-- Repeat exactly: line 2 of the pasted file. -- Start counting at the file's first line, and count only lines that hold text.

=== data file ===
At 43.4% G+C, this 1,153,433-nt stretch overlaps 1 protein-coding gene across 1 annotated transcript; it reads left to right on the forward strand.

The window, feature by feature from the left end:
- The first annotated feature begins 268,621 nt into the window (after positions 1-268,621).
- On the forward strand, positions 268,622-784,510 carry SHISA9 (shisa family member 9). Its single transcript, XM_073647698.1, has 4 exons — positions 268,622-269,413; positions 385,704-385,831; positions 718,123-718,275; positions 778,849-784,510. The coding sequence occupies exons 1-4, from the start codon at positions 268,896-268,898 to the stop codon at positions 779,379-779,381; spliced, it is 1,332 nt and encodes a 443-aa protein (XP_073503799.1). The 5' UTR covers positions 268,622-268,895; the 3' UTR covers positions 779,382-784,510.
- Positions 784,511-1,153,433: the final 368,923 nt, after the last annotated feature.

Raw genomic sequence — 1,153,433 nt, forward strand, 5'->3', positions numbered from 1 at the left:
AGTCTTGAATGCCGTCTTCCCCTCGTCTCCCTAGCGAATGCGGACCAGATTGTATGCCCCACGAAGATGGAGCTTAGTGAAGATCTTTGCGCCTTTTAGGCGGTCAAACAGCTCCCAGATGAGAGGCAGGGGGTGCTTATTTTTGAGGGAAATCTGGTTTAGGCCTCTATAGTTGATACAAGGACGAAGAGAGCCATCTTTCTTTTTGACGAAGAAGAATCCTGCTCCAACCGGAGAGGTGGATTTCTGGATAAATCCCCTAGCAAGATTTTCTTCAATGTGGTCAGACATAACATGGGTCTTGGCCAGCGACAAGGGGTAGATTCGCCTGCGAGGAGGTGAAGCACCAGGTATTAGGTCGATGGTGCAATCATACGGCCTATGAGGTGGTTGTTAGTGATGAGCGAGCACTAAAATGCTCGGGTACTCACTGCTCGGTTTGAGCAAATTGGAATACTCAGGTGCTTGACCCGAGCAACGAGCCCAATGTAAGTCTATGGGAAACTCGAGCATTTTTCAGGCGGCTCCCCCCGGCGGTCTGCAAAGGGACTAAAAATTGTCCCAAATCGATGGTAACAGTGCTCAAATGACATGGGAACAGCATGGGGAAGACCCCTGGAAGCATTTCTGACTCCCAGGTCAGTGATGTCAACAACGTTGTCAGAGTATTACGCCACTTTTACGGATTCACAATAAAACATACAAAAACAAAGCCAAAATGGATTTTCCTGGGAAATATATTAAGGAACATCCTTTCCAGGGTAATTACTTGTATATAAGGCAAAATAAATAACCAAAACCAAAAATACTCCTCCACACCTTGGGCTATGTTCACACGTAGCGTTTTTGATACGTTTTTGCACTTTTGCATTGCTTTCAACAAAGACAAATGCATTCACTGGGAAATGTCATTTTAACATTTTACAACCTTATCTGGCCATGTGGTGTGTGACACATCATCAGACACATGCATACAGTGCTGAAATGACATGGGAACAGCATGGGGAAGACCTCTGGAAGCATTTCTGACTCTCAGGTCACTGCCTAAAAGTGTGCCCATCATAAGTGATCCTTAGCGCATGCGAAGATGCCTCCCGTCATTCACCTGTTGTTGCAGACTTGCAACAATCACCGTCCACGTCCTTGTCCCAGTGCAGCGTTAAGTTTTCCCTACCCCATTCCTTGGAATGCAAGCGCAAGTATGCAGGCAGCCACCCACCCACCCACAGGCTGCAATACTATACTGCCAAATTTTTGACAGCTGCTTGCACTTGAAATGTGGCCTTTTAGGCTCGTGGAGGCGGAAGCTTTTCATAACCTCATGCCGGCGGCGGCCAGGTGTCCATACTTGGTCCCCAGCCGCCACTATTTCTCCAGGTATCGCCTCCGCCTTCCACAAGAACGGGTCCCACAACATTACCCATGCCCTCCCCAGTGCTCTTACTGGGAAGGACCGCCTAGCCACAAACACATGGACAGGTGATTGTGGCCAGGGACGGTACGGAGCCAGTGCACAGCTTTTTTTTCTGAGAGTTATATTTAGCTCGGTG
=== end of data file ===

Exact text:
The window, feature by feature from the left end: